Daily Briefing


November 20, 2008

Audit questions state spending, marketing

The Maryland Department of Business and Economic Development spent $184,000 on poker tournaments, catered cruises, parties and other marketing events between 2004 and 2007 that were not "adequately evaluated and documented," according to a legislative audit released yesterday. The report also said the department paid employees with no job duties, bought airline ticket upgrades without required approval and gave tax breaks to firms without verifying their eligibility. David Tillman, a department spokesman, said yesterday that the agency agreed with the "lion's share" of the audit and "is looking forward to implementing some additional measures to make sure that when state money is invested to attract and grow companies, that those dollars are well spent." The department disagreed, however, with an audit finding that it regularly failed to verify the eligibility of companies receiving state tax credits.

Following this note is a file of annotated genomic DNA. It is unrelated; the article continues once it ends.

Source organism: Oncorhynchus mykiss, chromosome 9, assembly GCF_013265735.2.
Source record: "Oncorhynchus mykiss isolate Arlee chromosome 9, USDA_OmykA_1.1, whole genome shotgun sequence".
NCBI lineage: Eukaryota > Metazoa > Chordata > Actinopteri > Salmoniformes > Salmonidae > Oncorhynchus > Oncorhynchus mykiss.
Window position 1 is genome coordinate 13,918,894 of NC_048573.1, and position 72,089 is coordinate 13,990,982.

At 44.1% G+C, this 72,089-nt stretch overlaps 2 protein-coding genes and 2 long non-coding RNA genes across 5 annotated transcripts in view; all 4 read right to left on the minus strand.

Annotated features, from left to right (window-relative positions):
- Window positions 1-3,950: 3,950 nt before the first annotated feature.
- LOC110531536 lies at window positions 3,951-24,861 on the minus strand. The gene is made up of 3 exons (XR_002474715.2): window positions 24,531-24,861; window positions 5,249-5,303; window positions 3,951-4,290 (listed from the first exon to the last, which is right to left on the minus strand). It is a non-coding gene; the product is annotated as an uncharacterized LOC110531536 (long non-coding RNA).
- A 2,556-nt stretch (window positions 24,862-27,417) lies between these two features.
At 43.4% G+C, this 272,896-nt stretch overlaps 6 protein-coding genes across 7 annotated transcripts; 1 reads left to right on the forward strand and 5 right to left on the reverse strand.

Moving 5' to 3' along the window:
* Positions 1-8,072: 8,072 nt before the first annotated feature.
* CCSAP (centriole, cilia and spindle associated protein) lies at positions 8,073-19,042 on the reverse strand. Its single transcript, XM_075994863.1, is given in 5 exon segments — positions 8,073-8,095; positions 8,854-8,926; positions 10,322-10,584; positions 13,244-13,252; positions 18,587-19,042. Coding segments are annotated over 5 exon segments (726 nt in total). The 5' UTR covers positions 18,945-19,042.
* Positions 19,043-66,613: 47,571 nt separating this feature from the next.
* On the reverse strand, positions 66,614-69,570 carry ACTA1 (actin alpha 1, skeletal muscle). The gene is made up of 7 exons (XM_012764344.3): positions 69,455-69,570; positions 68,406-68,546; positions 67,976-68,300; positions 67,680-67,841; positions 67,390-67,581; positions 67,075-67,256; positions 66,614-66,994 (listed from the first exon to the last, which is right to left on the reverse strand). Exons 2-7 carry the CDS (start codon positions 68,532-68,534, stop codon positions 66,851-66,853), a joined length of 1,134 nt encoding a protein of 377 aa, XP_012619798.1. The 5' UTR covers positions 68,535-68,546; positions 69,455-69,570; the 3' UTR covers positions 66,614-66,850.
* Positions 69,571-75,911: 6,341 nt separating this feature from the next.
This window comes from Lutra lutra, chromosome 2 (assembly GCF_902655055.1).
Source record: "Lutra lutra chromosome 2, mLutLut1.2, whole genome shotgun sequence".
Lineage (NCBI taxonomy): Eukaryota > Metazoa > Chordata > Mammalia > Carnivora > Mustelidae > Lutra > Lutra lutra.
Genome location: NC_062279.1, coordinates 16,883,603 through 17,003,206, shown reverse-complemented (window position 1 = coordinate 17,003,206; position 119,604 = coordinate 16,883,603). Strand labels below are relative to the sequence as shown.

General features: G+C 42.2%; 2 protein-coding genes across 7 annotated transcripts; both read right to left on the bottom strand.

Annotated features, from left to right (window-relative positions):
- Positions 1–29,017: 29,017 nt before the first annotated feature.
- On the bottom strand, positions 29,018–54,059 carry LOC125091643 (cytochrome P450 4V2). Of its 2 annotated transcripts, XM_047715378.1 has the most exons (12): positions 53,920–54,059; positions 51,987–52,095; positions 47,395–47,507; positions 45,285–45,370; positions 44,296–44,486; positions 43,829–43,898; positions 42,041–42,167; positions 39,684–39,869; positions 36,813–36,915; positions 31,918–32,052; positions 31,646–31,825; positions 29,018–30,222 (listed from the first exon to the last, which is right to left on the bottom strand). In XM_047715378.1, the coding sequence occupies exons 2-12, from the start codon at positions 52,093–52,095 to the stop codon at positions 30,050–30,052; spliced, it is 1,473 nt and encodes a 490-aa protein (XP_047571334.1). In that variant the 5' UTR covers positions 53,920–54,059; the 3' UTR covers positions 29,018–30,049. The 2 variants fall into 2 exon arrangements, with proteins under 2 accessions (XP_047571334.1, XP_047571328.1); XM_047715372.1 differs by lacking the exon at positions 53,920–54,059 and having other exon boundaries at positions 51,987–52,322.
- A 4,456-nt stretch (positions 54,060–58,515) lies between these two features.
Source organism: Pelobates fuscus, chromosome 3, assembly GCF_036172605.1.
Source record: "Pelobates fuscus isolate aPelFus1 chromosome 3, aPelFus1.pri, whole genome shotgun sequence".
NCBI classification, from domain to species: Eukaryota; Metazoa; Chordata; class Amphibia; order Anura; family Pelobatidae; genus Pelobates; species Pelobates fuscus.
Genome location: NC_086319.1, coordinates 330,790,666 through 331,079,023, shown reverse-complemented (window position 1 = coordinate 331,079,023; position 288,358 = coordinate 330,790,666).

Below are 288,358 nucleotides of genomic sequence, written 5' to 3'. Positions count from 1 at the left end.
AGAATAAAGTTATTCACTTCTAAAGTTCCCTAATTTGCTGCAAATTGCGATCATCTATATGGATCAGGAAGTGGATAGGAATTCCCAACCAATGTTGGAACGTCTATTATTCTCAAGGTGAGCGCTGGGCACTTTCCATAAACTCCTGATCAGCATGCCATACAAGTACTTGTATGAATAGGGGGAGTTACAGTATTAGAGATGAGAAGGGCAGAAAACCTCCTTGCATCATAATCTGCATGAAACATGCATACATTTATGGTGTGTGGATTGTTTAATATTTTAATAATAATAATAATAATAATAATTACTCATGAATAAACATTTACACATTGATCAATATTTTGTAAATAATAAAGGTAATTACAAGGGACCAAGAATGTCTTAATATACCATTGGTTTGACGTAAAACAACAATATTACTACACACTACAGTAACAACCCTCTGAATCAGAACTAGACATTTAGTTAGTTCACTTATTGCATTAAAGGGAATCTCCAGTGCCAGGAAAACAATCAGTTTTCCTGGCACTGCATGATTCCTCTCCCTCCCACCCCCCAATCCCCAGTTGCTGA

Capital News Service

State auto insurer pulls rate cut proposal

Maryland's auto insurer of last resort withdrew a proposal to reduce its rates this week, saying volatility in the market cut its surplus by more than $25 million in September and October. The Maryland Automobile Insurance Fund, a state-controlled fund that covers drivers who have been rejected by private-sector companies, had filed to reduce its rates by an average of about $120 per policy in order to make insurance more affordable during a period of rising gasoline and food prices. The average MAIF policy is about $2,400 a year. The agency's surplus was less than $145 million at the end of October; officials said they hoped to revisit the rate-slashing proposal within six months.

Laura Smitherman

SEC puts off vote on rating-agency rules

WASHINGTON : The Securities and Exchange Commission delayed a plan yesterday to adopt new rules aimed at stemming conflicts of interest in Wall Street's credit-rating industry. The commissioners decided to take up the new rules at the same time as other proposals that could bring significant changes for the credit-rating industry, which has been widely criticized for its role in the subprime mortgage debacle. The agenda item was pulled from yesterday morning's meeting shortly before it started.

Associated Press

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